Friday, June 29, 2012

My reaction to the Obamacare ruling

I don't kid myself that Obamacare isn't a risk. The costs may blow up and sink our budget. It may be a vehicle for unwarranted social engineering and expense in the name of 'fairness.' It requires close scrutiny.

That said, it's miles better than anything the GOP has proposed to address the staggering cost of individual health insurance. Their solutions are simply ludicrous--health savings accounts, out of state insurers. It's like a band-aid on an open artery if you're low or middle income.Those ideas don't have a chance of working, but the GOP pretends that they're sound solutions. As I said, it's ludicrous, but it's also somewhat immoral to lie that way and to care so little for people who aren't getting the jobs that include good health coverage.

So I applaud that Obamacare isn't being scrapped by the Supreme Court. That decision gives us the best chance to reform our healthcare system, hopefully slim it down, but still have a strong base on which to work. This is a day to be happy and to count our blessings.

It's just a scratch. I don't need health insurance.


Anonymous said...

I generally agree with your analysis, except to point out that HSAs are a good idea that generally have bipartisan support and help to contain healthcare costs by a) giving the insured more decision-making control and responsibility on healthcare expenditures, and b) providing tax-advantaged method of saving for almost inevitable healthcare expenses. Many employers fund (full or partially) HSA-type plans, which may not be quite as generous with benefits as traditional plans (hence some resistance in certain circles), but for reasonable people they provide a fair trade-off between charging employees more for their health coverage or cutting back benefits.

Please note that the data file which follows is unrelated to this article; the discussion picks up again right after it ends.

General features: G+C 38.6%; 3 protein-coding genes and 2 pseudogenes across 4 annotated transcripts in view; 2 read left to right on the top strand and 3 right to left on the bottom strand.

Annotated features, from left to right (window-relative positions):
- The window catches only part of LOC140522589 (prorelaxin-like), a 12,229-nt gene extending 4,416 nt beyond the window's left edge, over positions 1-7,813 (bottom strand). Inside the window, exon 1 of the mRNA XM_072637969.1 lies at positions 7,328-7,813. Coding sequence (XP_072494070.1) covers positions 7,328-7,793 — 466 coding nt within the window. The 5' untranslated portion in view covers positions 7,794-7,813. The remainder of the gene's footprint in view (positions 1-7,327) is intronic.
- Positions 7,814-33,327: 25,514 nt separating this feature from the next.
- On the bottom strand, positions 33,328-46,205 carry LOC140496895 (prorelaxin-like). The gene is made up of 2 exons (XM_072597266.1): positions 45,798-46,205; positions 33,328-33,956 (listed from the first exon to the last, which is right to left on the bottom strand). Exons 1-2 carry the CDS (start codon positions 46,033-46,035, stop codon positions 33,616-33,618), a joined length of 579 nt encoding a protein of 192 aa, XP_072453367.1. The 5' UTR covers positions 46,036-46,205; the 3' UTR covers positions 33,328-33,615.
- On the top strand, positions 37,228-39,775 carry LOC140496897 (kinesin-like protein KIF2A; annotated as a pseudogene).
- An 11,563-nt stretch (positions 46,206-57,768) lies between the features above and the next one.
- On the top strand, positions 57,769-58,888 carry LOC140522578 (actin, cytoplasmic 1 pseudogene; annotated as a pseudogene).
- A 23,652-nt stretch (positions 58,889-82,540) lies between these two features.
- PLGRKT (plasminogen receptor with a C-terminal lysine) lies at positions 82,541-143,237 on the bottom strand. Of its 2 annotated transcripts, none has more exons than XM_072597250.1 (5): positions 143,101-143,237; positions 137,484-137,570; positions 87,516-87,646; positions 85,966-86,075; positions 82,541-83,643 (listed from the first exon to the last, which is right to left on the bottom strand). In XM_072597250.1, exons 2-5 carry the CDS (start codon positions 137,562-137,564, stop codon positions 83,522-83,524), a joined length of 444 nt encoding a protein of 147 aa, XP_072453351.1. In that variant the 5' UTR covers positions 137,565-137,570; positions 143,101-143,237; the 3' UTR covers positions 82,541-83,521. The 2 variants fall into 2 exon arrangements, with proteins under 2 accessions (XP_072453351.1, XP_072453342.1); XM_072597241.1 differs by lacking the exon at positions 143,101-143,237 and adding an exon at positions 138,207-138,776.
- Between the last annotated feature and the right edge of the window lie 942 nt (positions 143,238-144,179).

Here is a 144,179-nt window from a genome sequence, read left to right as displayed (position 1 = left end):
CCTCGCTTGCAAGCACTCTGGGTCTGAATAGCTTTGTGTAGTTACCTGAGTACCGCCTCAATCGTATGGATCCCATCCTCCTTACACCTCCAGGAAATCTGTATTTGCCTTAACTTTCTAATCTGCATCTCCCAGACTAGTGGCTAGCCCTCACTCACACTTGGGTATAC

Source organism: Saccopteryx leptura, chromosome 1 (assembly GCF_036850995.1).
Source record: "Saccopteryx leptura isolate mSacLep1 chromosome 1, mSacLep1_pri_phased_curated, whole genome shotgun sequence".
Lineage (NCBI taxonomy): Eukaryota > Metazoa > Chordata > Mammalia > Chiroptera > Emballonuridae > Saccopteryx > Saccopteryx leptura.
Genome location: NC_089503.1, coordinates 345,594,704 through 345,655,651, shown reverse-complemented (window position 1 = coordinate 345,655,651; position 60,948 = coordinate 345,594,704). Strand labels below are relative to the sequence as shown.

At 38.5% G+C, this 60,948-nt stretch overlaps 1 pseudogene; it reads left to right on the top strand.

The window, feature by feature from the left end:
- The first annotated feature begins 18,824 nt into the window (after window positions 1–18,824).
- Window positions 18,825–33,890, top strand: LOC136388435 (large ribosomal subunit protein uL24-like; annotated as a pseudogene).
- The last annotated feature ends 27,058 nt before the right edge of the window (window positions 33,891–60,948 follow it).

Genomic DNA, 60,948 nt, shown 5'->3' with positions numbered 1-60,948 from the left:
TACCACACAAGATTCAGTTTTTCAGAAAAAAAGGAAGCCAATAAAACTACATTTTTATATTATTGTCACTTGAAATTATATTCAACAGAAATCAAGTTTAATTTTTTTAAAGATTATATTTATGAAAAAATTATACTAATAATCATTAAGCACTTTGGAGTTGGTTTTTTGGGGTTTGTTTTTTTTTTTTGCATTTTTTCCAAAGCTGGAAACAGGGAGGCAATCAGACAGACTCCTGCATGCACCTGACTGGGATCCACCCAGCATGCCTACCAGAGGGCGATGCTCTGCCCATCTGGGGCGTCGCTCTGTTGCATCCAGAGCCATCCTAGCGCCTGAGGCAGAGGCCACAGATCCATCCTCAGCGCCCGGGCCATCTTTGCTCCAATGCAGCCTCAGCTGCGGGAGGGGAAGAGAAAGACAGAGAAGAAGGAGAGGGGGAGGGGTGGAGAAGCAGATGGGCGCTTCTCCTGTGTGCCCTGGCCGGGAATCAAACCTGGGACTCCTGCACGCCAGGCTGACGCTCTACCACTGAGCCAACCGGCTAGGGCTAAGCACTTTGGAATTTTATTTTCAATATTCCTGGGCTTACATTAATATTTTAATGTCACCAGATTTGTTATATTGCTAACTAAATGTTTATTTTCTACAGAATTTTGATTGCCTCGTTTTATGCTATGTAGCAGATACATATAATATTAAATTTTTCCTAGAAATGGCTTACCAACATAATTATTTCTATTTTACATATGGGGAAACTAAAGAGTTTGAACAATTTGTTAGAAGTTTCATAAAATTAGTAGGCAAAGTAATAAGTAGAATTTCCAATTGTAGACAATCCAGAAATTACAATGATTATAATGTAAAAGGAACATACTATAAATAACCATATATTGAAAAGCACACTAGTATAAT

This basic truth, which the Dems don't want to say too loudly, and the GOP doesn't want to say at all, is that most people can not and never will be able to afford on their own the expense associated with highly-trained medical professionals' time and the modern healthcare system's overhead, R&D and diagnostics accuracy requirements (and liability, true). So the Dems pass a plan which says: don't worry, someone else will pay for most of it, but you won't make as much money. And the GOP plan is: suffering and bankruptcy for those who can't afford modern healthcare.

I'd don't like either, but the Dem's approach is better.

ModeratePoli said...

@Anon, a health savings account is only part of the solution. It has to be paired with catastrophic health insurance, which aren't easy to get independently at good prices. An example of the pairing is Whole Foods employee coverage, which I mention in this post.

I have no problem with HSA being less generous than standard policies. However, conservatives tout them was the centerpiece of health insurance solutions, and they are woefully inadequate for that. There's little use in having a HSA without the other pieces you need, and the conservatives weren't talking about those other pieces in a realistic way.

To show this, many people without a HSA but with a catastrophic health insurance policy could handle a medical crisis. However, most people who don't have any catastrophic insurance can't handle a medical crisis, and would go bankrupt or would scramble to get coverage under a state program.